It's a decades old concept in other marketing/media channels, but for some reason some people have difficulty relating it to the Web. If exposure to advertising messages of all kinds did not work in ways other than just "real time" ... there would be no such thing as brand/image advertising on TV.
Same applies to the Web as to every other marketing category, distribution channel, and media vehicle. People collect information, and are influenced, over time, even including post-purchase, when many individuals ironically do more research than they did prior to purchase (contributing to the phenomenon called "buyers remorse").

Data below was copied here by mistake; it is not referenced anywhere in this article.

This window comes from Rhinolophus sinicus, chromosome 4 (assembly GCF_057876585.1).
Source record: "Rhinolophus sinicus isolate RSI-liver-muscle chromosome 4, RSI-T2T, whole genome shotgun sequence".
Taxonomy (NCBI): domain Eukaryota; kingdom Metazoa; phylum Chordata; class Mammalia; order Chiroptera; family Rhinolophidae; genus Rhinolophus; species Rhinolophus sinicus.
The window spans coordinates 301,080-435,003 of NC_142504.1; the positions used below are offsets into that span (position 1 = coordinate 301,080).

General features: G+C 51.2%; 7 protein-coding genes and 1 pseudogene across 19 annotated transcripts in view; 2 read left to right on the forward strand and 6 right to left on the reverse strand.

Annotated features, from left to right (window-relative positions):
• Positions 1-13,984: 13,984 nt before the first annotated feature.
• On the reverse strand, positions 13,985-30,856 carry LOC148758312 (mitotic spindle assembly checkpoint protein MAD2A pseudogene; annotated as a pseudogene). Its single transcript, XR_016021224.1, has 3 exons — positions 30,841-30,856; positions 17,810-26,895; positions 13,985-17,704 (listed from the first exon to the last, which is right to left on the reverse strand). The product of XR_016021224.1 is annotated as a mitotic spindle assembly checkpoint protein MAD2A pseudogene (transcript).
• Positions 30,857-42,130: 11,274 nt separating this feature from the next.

There is no way to assign a general rule of thumb to your business other than to do the research and try to develop metrics over time that give you a good idea of what works and what doesn't. There may be industry resources that provide clues.
Categories vary wildly in this regard. In autos for example, people use varying combinations across multiple channels (and within channel) to gather information before making decisions on what to purchase and where to purchase it from: advertising across TV/radio/print/Web, visits to car lots, word-of-mouth and so on. Just within the Web, information is gathered from auto sales sites, review sites, forums, ad banners, etc.
In some categories in other words, people research online and buy offline; in some it's the other way around; and in some it's a rather complicated matrix of paths from awaresness to intent to purchase.